Years to your health! Children of centenarians have less heart disease

November 18, 2002

CHICAGO, Nov. 18 - Adult children whose parents lived to be 100 years old or more have a strikingly lower incidence of heart disease and fewer major heart risk factors when they reach old age than those whose parents died in their 70s, according to a study reported today at the American Heart Association's Scientific Sessions 2002.

"Exceptional longevity runs in families, but at this point it's difficult to predict how much of this effect is genetic and how much is related to environment and lifestyle," says Dellara F. Terry, M.D., of Boston University Medical Center.

"Our research suggests that children of centenarians have some cardiovascular health advantages over the rest of us, but Americans can still improve their health and age more successfully by not smoking, maintaining a healthy weight and exercising regularly."

Researchers compared 176 "c-children" (children of centenarians) with 166 controls, whose parents were born in the same years as the centenarians but who had at least one parent die at age 73, the average life expectancy for someone who survives past age 20. Average age of the centenarian offspring in the study was 71.1 years, and average age of controls was 69.7 years.

One of the c-children had two parents who lived to age 100, but that is too small a sample to draw any conclusions about possible enhanced benefits of being a two-parent c-child, she says. The other c-children's centenarian parent had an average age of 102.4 years. Average age at death of the second parent, for both c-children and controls, was 77 years.

Compared to controls, c-children had a lower prevalence of high blood pressure (26 percent vs. 52 percent), heart disease (13 percent vs. 27 percent) and diabetes (5 percent vs. 11 percent).

In addition, physical exams showed that c-children weighed less than controls. Female c-children weighed an average of 66.3 kg (146 lbs.), while female controls weighed an average 71.9 kg (158 lbs.). Male c-children weighed 83.7 kg (184 lbs.) on average, while male controls weighed 91.7 kg (202 lbs.) on average.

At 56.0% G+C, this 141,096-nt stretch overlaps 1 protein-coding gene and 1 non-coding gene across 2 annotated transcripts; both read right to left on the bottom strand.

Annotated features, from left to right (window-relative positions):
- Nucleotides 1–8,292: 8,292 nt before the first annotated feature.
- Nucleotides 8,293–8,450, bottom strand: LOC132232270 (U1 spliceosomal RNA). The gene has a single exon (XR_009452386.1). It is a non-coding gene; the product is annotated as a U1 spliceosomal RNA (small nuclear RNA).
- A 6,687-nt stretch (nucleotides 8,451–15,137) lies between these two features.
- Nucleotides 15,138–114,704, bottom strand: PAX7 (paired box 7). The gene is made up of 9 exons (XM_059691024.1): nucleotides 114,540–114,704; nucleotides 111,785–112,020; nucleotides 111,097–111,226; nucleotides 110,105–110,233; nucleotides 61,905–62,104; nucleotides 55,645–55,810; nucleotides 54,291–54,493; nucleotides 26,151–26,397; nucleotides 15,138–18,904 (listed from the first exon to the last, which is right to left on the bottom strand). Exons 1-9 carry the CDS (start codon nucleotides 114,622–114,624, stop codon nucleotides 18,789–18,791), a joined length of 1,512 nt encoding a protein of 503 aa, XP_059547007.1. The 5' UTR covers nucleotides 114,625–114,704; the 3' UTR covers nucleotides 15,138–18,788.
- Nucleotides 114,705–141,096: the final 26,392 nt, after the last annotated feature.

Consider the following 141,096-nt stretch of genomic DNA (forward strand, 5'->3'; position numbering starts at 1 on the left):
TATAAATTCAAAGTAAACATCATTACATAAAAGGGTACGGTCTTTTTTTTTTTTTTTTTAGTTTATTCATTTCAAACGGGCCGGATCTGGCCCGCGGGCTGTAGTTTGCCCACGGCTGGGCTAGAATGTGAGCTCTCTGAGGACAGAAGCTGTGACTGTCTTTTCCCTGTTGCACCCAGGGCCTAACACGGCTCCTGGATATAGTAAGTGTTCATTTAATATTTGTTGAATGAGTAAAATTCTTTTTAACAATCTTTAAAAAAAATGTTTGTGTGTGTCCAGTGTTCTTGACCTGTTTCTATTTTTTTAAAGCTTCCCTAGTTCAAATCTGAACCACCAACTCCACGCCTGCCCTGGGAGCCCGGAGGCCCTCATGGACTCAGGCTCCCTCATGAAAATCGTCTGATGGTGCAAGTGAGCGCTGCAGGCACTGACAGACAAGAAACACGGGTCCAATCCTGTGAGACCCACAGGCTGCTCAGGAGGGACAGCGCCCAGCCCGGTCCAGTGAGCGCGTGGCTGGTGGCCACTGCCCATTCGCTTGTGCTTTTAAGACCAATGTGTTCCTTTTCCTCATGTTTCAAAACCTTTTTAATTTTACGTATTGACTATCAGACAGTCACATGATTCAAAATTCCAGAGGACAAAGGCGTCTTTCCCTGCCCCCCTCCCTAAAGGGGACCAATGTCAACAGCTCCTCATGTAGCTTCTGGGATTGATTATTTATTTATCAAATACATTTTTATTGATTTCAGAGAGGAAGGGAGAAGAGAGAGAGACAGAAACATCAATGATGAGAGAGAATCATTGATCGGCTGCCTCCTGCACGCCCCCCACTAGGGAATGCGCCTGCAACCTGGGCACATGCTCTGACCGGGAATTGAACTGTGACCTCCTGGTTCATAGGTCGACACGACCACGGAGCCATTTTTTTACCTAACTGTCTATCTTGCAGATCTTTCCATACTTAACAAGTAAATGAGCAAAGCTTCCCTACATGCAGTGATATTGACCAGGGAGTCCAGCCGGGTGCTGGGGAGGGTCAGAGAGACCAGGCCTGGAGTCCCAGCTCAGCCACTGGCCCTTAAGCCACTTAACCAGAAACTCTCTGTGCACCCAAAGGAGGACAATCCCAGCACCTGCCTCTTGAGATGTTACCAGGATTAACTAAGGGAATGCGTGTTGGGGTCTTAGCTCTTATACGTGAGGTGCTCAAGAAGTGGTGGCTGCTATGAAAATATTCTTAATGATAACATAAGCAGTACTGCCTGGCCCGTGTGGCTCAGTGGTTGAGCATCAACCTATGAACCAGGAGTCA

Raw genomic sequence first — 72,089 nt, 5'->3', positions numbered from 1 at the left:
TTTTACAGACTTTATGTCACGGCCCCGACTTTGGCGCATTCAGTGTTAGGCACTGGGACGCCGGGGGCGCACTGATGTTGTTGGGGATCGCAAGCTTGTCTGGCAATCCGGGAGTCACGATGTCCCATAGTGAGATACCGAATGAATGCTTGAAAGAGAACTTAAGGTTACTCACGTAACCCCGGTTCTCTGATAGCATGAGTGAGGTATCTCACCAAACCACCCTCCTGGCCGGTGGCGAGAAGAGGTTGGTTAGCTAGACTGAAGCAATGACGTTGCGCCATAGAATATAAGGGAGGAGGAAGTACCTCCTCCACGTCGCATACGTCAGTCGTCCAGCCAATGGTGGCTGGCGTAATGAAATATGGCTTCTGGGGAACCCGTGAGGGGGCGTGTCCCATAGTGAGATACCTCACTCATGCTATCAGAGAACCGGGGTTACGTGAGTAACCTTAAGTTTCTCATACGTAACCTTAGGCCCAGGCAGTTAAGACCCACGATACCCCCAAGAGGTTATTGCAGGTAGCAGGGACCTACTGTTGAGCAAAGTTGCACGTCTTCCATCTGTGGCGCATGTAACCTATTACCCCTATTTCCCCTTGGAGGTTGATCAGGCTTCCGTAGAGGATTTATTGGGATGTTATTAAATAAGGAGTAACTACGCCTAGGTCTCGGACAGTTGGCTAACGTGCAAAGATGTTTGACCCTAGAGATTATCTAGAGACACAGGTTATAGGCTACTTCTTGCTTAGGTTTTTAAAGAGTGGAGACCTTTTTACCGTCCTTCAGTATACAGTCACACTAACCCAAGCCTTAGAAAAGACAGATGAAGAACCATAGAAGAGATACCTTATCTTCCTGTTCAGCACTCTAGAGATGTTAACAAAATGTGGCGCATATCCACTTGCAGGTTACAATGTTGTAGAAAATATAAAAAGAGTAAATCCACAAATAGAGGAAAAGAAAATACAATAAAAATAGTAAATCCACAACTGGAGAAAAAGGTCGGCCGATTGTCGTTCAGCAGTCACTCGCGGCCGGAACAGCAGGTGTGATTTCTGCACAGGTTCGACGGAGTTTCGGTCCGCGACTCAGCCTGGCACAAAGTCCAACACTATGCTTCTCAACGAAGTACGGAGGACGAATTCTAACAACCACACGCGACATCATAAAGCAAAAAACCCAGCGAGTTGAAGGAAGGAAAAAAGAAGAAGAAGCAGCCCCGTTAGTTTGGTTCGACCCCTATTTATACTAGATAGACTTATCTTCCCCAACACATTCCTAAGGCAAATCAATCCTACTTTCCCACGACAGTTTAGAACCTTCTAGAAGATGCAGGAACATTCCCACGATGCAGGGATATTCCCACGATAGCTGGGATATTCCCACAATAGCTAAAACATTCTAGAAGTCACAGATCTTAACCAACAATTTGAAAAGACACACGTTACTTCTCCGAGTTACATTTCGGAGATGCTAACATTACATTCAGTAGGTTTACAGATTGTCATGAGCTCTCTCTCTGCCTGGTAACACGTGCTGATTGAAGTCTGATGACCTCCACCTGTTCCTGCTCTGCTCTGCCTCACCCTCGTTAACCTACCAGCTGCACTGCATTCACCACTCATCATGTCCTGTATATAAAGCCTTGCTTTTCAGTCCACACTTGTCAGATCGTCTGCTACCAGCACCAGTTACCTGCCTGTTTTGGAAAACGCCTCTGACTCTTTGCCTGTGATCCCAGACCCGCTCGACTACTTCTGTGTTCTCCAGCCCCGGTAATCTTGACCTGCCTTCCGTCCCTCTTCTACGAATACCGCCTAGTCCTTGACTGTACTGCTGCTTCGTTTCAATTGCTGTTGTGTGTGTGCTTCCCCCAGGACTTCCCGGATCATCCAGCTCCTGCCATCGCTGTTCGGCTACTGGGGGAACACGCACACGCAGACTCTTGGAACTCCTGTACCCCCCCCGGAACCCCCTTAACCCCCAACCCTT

Accordingly, c-children had lower body mass indexes (25.5 vs. 28.6 for females and 27.3 vs. 29 for males).

"Interestingly, however, there were no significant differences (between c-children and controls) in the prevalence of a number of other age-related diseases, including cancer, stroke, dementia, osteoporosis, cataracts, glaucoma, macular degeneration, depression, Parkinson's disease and thyroid disease," Terry says.

The study also found that c-children, on average, had significantly more years of education and a significantly higher daily function-activity level.

Researchers assessed functional status by measuring a person's performance of routine activities such as using the telephone, grocery shopping, preparing meals and taking medications.

"Higher education levels, meanwhile, may reflect socioeconomic differences, which can impact health," she says. "Our analyses controlled for differences in education and still demonstrated major differences in cardiovascular disease that favor c-children."

The study showed a variety of health benefits for both male and female c-children, Terry says. But it's still unclear how much these factors are influenced by genetics and lifestyle/environment.

"One of the major goals of our ongoing study is to sort out the extent that each of these influences contributes to longevity," she says.
Co-authors are Thomas T. Perls, M.D.; Elizabeth V. Lawler; and Maegan A. McCormick.

Abstract 3617 (poster)

American Heart Association

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